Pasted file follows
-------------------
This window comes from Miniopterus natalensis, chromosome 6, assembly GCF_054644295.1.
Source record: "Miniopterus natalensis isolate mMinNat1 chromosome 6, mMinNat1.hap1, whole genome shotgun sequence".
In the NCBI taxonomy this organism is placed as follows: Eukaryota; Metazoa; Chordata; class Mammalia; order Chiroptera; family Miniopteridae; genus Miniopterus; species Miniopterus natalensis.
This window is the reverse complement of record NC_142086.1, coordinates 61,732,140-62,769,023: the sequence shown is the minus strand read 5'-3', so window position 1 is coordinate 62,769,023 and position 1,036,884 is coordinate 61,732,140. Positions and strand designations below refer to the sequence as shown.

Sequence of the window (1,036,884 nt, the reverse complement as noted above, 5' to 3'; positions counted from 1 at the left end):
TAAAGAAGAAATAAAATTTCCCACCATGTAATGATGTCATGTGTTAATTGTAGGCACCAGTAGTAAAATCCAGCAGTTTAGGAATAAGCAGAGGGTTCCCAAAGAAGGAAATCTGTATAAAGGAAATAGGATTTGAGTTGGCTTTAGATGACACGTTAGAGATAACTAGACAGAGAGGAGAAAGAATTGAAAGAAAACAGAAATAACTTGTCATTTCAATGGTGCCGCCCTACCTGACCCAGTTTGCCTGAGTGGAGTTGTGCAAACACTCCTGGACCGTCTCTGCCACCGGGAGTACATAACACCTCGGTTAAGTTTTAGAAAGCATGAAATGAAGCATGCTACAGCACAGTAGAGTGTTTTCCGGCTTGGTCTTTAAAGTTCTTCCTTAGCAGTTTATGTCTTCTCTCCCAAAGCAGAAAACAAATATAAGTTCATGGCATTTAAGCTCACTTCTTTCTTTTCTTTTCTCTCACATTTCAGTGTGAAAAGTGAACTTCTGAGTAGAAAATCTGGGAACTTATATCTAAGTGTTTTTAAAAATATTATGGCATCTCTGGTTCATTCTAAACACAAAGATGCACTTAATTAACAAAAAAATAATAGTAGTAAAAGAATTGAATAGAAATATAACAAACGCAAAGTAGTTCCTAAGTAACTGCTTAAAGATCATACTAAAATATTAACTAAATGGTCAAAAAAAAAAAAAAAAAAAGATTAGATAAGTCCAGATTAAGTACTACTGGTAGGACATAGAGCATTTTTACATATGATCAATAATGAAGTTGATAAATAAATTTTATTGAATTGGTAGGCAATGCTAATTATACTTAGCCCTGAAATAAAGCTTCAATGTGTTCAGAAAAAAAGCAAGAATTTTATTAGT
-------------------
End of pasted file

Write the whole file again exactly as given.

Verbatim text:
This window comes from Miniopterus natalensis, chromosome 6, assembly GCF_054644295.1.
Source record: "Miniopterus natalensis isolate mMinNat1 chromosome 6, mMinNat1.hap1, whole genome shotgun sequence".
In the NCBI taxonomy this organism is placed as follows: Eukaryota; Metazoa; Chordata; class Mammalia; order Chiroptera; family Miniopteridae; genus Miniopterus; species Miniopterus natalensis.
This window is the reverse complement of record NC_142086.1, coordinates 61,732,140-62,769,023: the sequence shown is the minus strand read 5'-3', so window position 1 is coordinate 62,769,023 and position 1,036,884 is coordinate 61,732,140. Positions and strand designations below refer to the sequence as shown.

Sequence of the window (1,036,884 nt, the reverse complement as noted above, 5' to 3'; positions counted from 1 at the left end):
TAAAGAAGAAATAAAATTTCCCACCATGTAATGATGTCATGTGTTAATTGTAGGCACCAGTAGTAAAATCCAGCAGTTTAGGAATAAGCAGAGGGTTCCCAAAGAAGGAAATCTGTATAAAGGAAATAGGATTTGAGTTGGCTTTAGATGACACGTTAGAGATAACTAGACAGAGAGGAGAAAGAATTGAAAGAAAACAGAAATAACTTGTCATTTCAATGGTGCCGCCCTACCTGACCCAGTTTGCCTGAGTGGAGTTGTGCAAACACTCCTGGACCGTCTCTGCCACCGGGAGTACATAACACCTCGGTTAAGTTTTAGAAAGCATGAAATGAAGCATGCTACAGCACAGTAGAGTGTTTTCCGGCTTGGTCTTTAAAGTTCTTCCTTAGCAGTTTATGTCTTCTCTCCCAAAGCAGAAAACAAATATAAGTTCATGGCATTTAAGCTCACTTCTTTCTTTTCTTTTCTCTCACATTTCAGTGTGAAAAGTGAACTTCTGAGTAGAAAATCTGGGAACTTATATCTAAGTGTTTTTAAAAATATTATGGCATCTCTGGTTCATTCTAAACACAAAGATGCACTTAATTAACAAAAAAATAATAGTAGTAAAAGAATTGAATAGAAATATAACAAACGCAAAGTAGTTCCTAAGTAACTGCTTAAAGATCATACTAAAATATTAACTAAATGGTCAAAAAAAAAAAAAAAAAAAGATTAGATAAGTCCAGATTAAGTACTACTGGTAGGACATAGAGCATTTTTACATATGATCAATAATGAAGTTGATAAATAAATTTTATTGAATTGGTAGGCAATGCTAATTATACTTAGCCCTGAAATAAAGCTTCAATGTGTTCAGAAAAAAAGCAAGAATTTTATTAGT